When it came to presenting a Valentino collection in Tokyo for the first time—Pre-Fall 2019 for both men and women (another first)—Pierpaolo Piccioli wanted to break away from the house’s historical world of lacquered beauty and to put on a show in a concrete warehouse next to a river where ships once off-loaded their cargo. It was a statement of the way he has adapted the codes of the house to the modern world with intelligent focus and grace.
In this raw space, the refinement of the clothes stood out with added drama as the pianist Angèle David-Guillou performed her haunting composition “Desert Stilts” on a gleaming black Steinway to the accompaniment of lively strings. “I love the culture of Japan,” declared Piccioli at a morning preview of the festive evening presentation. “It’s so modern with a sense of tradition which is romantic, not nostalgic—it’s part of the present.” In a moment where cultural sensitivities in the fashion world are on high alert, Piccioli explored the subtleties of his host country with his characteristic soulful elegance, particularly the concept of ma—the space or interval between objects, or the telling pause in a conversation—and of wabi-sabi, which finds beauty in imperfection. “I’ve always been fascinated by this idea,” Piccioli explained, “Western culture is about symmetry, perfection, static beauty, while wabi-sabi is more close to the idea of harmony, of inner grace.
Time goes by and it adds, it doesn’t take away. It’s really interesting for this moment—in the past, beauty was perfection, but I really feel beauty is about diversity, that this idea of wabi-sabi is very modern in this moment.” Piccioli is also drawn to the Japanese art of kintsugi, of repairing the cracks of broken porcelain with a molten gold effect that adds new layers of beauty, “so the most broken pieces become the most precious—the opposite to Western culture. Time adds something to beauty.” And what designer could fail to be moved by a culture that, as Piccioli explained, celebrates “the symbolic act of dressing up. People in the street dress like a ceremony, like a ritual”?
On the designer’s mood boards and in his exquisitely produced collection inspiration books were such East-West juxtapositions as a kintsugi vase and a Piero della Francesca fresco in an Italian church, or Leonardo da Vinci’s Lady With an Ermine with an exquisite ancient red lacquered Japanese figure. (Renaissance art also appeared in the purses produced in collaboration with Undercover’s Jun Takahashi, which will only be sold in Valentino’s Tokyo flagship store, but more widely available runway collaborations included puffer jackets designed for Moncler and the playfully surreal self-portraiture of the 21-year-old artist Izumi Miyazaki that appeared on loose dresses and parkas.)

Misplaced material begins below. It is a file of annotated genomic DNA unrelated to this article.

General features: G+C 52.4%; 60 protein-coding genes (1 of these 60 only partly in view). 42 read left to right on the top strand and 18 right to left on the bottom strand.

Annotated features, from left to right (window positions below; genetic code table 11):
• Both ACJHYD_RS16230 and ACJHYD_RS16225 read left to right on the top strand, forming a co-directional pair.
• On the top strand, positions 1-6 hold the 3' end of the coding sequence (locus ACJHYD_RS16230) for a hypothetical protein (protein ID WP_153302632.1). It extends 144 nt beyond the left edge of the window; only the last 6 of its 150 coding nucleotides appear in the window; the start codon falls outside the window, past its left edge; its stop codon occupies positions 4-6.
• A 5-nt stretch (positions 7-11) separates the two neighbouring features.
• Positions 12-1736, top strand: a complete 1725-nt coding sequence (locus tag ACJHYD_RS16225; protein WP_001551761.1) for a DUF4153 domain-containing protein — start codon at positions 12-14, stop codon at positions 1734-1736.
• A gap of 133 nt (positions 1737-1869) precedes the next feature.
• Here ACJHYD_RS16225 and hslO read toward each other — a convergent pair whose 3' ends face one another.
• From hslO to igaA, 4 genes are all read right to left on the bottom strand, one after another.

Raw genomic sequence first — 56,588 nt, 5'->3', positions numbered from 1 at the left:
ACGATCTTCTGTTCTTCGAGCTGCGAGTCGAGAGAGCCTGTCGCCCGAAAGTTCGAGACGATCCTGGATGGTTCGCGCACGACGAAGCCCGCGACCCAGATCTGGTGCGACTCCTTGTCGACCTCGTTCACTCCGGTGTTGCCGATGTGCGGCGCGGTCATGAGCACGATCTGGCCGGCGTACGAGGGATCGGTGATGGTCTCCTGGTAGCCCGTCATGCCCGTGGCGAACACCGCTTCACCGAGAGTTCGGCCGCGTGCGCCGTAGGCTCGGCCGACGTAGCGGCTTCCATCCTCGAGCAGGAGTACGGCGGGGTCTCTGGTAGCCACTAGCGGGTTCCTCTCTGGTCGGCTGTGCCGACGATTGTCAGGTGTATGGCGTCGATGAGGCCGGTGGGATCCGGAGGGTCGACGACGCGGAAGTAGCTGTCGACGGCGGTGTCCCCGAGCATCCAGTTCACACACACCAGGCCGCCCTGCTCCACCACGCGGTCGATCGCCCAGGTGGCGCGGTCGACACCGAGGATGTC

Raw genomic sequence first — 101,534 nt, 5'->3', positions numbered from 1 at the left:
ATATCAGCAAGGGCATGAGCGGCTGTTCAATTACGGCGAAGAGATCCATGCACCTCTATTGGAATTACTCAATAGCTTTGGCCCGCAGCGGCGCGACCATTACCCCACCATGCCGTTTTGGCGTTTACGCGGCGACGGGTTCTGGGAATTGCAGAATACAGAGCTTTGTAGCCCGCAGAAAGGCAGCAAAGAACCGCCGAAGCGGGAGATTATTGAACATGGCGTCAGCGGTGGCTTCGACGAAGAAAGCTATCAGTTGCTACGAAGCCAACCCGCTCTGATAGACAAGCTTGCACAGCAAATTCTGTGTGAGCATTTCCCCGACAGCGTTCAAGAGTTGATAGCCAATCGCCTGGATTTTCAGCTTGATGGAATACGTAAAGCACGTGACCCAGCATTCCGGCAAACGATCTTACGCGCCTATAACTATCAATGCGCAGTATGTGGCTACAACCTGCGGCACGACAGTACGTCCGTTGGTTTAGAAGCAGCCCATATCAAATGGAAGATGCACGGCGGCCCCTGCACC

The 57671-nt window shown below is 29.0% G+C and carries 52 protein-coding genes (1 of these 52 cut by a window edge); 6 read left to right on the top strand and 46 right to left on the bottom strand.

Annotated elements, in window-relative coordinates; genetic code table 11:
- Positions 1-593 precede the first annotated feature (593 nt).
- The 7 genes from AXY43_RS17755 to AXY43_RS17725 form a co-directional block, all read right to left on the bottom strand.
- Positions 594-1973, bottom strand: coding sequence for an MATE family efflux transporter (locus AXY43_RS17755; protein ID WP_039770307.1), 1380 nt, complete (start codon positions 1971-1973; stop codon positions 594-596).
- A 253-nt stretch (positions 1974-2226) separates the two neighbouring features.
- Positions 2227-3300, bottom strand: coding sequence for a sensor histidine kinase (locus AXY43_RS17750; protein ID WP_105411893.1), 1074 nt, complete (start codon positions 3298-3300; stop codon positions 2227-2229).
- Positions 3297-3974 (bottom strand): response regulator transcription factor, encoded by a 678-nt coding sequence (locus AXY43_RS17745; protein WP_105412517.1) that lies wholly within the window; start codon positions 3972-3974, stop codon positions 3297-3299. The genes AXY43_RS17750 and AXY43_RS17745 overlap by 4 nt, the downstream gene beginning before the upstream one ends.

Those mood board images appeared alongside photographs of iconic dresses from Mr. Valentino’s archive—Brooke Shields in ’80s red gazar ruffles like an unfurling rose; the ’90s runway queen Yasmeen Ghauri in a fabled commedia dell’arte ball gown with a skirt made of lozenges of solid tulle ruffles in vibrant color; a flawless column of white crepe spliced by black crescent moons. Piccioli maintained that he wanted to “keep the prettiness and the romanticism, the codes of the house,” but then apply the notion of wabi-sabi to those clothes to bring them firmly into today’s world.
This meant that those airy silks seemed to have been crushed in the hand. Once-vibrant floral prints were reimagined in red over-dyed on black, and the house’s signature ruffles were translated into flounces of mohair knit tumbling down a sweater scattered with self-color silk florets, while fronds of ostrich fluttered over the over-scale sleeves of a nylon bomber jacket or a man’s bucket hat. That Ghauri dress became a black and white teddy bear coat as light as thistledown. The sunray pleats of a ’70s gown were intriguingly applied to a man’s suit and shirt, and the detail on a tight ’80s cocktail dress was reworked into a top cut loose and free as a T-shirt. A voluminous opera coat, meanwhile, became a trenchcoat, inset with traceries of filmy black lace but grounded with hefty Doc Martens boots in black or scarlet, ensuring that even the most fragile of dresses was ready to face the mean streets.
As the spectacular finale of scarlet dresses fluttered by, a storm of red rose petals fluttered from the ceiling and the crowd went wild. Backstage, as he greeted playful Dynel-wigged influencers and chic local clients, Piccioli was thinking about the next collection. A quote from Heraclitus in his book of the collection—“The sun is new each day”—seemed especially resonant.